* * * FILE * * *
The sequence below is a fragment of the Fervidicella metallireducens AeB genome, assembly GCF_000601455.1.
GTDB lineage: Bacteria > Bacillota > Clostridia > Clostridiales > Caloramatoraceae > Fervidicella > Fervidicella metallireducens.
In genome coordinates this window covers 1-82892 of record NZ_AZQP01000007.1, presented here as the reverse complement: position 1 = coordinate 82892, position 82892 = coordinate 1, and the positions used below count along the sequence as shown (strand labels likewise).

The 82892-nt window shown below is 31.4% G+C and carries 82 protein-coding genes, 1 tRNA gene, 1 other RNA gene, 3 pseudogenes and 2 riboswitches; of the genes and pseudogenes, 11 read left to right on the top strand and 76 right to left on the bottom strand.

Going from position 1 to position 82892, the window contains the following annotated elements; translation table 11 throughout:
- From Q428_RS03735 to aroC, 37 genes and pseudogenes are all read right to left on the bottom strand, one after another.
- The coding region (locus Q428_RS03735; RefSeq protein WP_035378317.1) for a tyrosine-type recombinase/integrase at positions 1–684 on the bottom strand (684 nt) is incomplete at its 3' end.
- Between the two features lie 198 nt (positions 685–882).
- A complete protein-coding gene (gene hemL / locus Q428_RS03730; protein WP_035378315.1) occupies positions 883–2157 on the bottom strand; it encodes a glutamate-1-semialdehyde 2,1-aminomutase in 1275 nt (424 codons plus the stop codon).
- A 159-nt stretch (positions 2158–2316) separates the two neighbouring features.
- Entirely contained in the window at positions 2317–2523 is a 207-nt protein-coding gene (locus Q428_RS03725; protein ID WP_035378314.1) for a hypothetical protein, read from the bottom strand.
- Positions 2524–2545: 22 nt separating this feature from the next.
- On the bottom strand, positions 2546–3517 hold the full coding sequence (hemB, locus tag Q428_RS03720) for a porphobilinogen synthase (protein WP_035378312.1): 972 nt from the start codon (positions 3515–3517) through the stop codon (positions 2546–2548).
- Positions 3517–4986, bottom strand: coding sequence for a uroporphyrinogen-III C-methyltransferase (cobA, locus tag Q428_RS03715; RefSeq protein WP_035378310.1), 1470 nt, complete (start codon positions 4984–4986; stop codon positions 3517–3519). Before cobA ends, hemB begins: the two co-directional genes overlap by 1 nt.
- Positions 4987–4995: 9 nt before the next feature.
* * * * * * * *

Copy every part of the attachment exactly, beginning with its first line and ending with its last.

The sequence below is a fragment of the Fervidicella metallireducens AeB genome, assembly GCF_000601455.1.
GTDB lineage: Bacteria > Bacillota > Clostridia > Clostridiales > Caloramatoraceae > Fervidicella > Fervidicella metallireducens.
In genome coordinates this window covers 1-82892 of record NZ_AZQP01000007.1, presented here as the reverse complement: position 1 = coordinate 82892, position 82892 = coordinate 1, and the positions used below count along the sequence as shown (strand labels likewise).

The 82892-nt window shown below is 31.4% G+C and carries 82 protein-coding genes, 1 tRNA gene, 1 other RNA gene, 3 pseudogenes and 2 riboswitches; of the genes and pseudogenes, 11 read left to right on the top strand and 76 right to left on the bottom strand.

Going from position 1 to position 82892, the window contains the following annotated elements; translation table 11 throughout:
- From Q428_RS03735 to aroC, 37 genes and pseudogenes are all read right to left on the bottom strand, one after another.
- The coding region (locus Q428_RS03735; RefSeq protein WP_035378317.1) for a tyrosine-type recombinase/integrase at positions 1–684 on the bottom strand (684 nt) is incomplete at its 3' end.
- Between the two features lie 198 nt (positions 685–882).
- A complete protein-coding gene (gene hemL / locus Q428_RS03730; protein WP_035378315.1) occupies positions 883–2157 on the bottom strand; it encodes a glutamate-1-semialdehyde 2,1-aminomutase in 1275 nt (424 codons plus the stop codon).
- A 159-nt stretch (positions 2158–2316) separates the two neighbouring features.
- Entirely contained in the window at positions 2317–2523 is a 207-nt protein-coding gene (locus Q428_RS03725; protein ID WP_035378314.1) for a hypothetical protein, read from the bottom strand.
- Positions 2524–2545: 22 nt separating this feature from the next.
- On the bottom strand, positions 2546–3517 hold the full coding sequence (hemB, locus tag Q428_RS03720) for a porphobilinogen synthase (protein WP_035378312.1): 972 nt from the start codon (positions 3515–3517) through the stop codon (positions 2546–2548).
- Positions 3517–4986, bottom strand: coding sequence for a uroporphyrinogen-III C-methyltransferase (cobA, locus tag Q428_RS03715; RefSeq protein WP_035378310.1), 1470 nt, complete (start codon positions 4984–4986; stop codon positions 3517–3519). Before cobA ends, hemB begins: the two co-directional genes overlap by 1 nt.
- Positions 4987–4995: 9 nt before the next feature.